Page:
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Abstract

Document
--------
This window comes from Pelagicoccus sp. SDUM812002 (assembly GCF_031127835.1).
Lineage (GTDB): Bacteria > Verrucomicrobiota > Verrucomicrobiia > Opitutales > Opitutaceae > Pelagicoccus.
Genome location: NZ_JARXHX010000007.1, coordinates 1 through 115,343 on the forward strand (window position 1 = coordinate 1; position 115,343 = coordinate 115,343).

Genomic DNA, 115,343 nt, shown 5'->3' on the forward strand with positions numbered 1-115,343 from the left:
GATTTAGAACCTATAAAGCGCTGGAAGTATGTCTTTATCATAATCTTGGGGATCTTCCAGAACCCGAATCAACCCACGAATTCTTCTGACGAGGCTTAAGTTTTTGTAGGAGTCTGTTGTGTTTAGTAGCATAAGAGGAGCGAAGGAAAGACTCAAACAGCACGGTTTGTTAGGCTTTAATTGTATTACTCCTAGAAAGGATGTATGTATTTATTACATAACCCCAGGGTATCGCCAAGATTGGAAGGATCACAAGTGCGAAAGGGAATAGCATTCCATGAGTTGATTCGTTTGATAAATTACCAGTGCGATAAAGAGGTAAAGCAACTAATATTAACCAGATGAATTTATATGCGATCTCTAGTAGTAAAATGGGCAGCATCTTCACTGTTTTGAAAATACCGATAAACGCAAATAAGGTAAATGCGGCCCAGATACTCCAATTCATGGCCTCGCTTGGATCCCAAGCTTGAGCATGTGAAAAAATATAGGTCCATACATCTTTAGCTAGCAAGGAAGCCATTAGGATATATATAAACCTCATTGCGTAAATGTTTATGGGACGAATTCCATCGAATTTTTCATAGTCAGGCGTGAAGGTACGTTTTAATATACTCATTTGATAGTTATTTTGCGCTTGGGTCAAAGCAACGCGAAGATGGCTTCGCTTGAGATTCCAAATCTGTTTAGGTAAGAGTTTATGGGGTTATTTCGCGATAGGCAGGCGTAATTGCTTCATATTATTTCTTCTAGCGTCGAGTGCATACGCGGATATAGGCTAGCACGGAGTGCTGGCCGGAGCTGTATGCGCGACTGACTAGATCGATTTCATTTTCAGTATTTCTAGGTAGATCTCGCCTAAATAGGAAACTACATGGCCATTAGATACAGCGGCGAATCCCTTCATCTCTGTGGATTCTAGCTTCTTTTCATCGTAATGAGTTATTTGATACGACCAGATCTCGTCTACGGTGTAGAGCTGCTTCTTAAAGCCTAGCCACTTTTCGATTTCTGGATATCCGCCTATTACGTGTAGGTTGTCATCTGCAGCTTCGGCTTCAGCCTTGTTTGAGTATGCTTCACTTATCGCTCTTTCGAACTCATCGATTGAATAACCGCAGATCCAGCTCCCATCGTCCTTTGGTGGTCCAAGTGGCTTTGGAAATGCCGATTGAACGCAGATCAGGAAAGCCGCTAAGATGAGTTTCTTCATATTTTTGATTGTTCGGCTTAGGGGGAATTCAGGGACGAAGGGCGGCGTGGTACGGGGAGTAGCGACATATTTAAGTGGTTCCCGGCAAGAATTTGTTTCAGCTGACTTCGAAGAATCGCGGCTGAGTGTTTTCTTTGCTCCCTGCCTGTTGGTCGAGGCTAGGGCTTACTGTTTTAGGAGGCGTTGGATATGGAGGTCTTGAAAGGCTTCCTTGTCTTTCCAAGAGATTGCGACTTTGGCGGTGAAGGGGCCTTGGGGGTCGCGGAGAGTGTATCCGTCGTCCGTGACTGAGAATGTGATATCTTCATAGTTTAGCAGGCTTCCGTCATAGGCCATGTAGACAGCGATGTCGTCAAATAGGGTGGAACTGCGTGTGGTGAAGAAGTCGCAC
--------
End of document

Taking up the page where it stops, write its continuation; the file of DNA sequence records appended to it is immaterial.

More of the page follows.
This paper has two objectives: first, to identify the main contaminants responsible for high treatment costs in the Umgeni catchment area, and second, to predict treatment costs from observed levels of contaminants. A partial adjustment model of treatment costs is estimated for the DV Harris plant, which draws water from Midmar Dam, using ordinary least squares regression and principal component analysis. The model highlights important policy issues and explains 61% of the variation in chemical treatment costs. Environmental contaminants have a marked impact on treatment costs. Treatment costs increase when levels of alkalinity, sodium and turbidity fall. Conversely, costs rise with higher levels of dissolved oxygen and water stability. Paradoxically, clean water - typical of Midmar Dam - is expensive to treat. Treatment costs also rise when concentrations of the algae, Chlorella, decline. Apparently the level of Chlorella varies inversely with the level of other, more harmful, contaminants.

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